A sentiment answered with a snort filled with such derision as only Balder the Brave could have the courage to muster.

"Rage as you wish. I've much more important things to be tending to than the bewildered bombast of an ungrateful mortal with lackluster listening skills," is the lean man's most gracious words as he makes his way towards that bedroom with really only one purpose in mind. 'If I'm going to inform him of ANYTHING, it's to put his boot right up your — bifrost?'

The smile that briefly knifes its way across his lips as he opens the door to that bedroom and slips inside is many things.

But it is most certainly not the ever-bold smile of Balder the Brave.

"You may believe yourself to be what you will to Thor, Ms. Foster," that voice comes, aloof and ever-pretentious from the other end of the door as Jane types. Asgardians certainly know how to project. They also, it seems, know how to make the sound of furniture being moved and drawers and closets being opened disastrously audible to the mortal ear when they are rummaging through things they should not be. "All that concerns me is the reason why Thor has come to this world, and it is certainly not to address and path out the terms of your relationship, transitory as it shall be. You are a finger snap, Ms. Foster. Enjoyed and appreciated when properly timed, at its best, and always to be forgotten when its brief existence is finished. Restoring the path to the realms weighs more heavily to me than the injustices of the fleeting fire of your life."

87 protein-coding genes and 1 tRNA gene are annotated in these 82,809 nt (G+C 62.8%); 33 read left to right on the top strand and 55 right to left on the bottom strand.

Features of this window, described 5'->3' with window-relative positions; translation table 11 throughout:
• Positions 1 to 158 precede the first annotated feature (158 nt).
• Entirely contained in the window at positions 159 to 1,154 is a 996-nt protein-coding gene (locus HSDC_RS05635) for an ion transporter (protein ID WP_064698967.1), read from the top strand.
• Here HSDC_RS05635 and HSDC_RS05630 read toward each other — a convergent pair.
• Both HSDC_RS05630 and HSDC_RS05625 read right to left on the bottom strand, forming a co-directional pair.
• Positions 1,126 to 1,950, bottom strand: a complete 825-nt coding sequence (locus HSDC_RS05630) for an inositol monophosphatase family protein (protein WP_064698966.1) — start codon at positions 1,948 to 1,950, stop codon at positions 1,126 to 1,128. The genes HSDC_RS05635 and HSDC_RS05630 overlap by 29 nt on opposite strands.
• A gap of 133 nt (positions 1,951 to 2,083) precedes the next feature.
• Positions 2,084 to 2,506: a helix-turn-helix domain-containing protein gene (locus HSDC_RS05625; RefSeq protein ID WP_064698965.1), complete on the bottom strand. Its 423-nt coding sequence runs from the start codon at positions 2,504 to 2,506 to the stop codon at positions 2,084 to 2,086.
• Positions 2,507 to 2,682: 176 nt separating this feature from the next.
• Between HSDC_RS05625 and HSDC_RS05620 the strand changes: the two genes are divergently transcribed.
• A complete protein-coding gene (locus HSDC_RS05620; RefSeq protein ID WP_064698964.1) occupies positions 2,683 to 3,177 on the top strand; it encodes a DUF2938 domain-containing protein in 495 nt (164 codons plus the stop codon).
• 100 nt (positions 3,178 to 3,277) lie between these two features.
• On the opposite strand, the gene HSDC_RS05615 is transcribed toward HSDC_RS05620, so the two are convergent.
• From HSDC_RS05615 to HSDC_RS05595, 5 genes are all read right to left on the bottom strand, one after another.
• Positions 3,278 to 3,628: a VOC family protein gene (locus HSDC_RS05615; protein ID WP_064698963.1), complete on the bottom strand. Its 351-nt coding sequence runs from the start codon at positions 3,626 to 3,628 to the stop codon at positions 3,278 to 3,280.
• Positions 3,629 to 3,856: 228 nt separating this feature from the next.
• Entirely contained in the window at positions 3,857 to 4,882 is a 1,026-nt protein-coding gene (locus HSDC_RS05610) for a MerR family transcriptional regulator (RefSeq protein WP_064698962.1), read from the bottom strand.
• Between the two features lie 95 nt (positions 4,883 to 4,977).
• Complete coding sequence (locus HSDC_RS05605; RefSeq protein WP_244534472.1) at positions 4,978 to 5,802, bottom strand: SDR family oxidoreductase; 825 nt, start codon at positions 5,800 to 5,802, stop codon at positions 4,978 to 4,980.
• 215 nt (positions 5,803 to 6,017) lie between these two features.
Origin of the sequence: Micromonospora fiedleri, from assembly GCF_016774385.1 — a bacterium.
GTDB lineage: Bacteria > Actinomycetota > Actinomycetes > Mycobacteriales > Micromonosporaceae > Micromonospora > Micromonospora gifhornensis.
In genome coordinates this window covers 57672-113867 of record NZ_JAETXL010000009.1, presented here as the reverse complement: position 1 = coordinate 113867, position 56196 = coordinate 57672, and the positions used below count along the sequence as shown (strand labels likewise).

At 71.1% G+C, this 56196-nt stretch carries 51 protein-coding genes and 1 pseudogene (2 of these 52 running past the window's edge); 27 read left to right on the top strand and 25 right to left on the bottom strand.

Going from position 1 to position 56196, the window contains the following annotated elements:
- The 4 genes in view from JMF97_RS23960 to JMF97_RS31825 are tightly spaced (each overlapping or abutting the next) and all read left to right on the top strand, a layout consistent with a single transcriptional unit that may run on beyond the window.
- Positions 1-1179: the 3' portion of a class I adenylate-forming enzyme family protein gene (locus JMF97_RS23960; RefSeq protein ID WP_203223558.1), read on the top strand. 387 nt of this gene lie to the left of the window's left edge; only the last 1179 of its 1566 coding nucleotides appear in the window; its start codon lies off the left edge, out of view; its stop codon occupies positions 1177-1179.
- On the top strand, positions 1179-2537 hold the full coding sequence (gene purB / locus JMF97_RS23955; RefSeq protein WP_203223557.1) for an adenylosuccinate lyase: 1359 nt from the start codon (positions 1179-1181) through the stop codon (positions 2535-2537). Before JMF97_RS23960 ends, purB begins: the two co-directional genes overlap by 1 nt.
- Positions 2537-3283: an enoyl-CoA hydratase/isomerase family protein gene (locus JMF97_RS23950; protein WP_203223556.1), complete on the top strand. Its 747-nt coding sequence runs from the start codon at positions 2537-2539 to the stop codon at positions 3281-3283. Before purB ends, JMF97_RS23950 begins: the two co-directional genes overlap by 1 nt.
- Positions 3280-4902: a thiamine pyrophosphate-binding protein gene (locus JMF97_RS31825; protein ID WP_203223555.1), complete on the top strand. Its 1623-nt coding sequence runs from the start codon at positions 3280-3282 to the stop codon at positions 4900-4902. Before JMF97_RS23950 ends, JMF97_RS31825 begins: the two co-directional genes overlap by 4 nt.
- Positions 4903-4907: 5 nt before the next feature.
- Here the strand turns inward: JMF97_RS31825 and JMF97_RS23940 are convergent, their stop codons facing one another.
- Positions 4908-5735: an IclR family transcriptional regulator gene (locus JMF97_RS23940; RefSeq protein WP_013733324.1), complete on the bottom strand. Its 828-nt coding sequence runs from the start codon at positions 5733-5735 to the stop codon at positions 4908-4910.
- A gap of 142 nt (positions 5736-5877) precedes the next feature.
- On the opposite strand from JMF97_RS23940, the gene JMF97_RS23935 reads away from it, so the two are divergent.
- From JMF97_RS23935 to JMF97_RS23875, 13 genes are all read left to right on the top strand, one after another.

Certainly, to Balder the Brave, duty reigns above all things.

-He- happens to hold both in equal terms right now, however. Which is why he can't help himself.

"And I assure you, if my brother knew I sought him out, I would be the last person he would avoid." He can't.

"Such is the strength of our brotherly bond."

He really can't.

The sound of the Balder, God of Purity, rifling through helpfully punctuates her angry message about 'As garbage's. She reaches for the door. She yanks it open. Just in time to see Balder the Brave calmly stepping inside whatever amounts to her closet, and disappearing within.

"For the sake of the Nine Realms, Ms. Foster, if you see my brother, tell him I am looking for him. And then we shall never darken your… homey doorstep again. … This is all -vastly- disappointing…"

That judgment, again, pervades, like the fiercest of fashion critics. But if Jane should be as brave as the one who currently claims himself to be Asgard's bravest and look inside—

—the man is gone. Like he was never even there.

Aside from all the opened drawers, and a fleeting voice.

"And for the sake of yourself, you should consider diversifying your wardrobe."

Perhaps Balder the Brave wouldn't care about fashion. But that's fine. She's already angry enough with him already.

And that's what really matters.

Unless otherwise stated, the content of this page is licensed under Creative Commons Attribution-NonCommercial-NoDerivs 3.0 License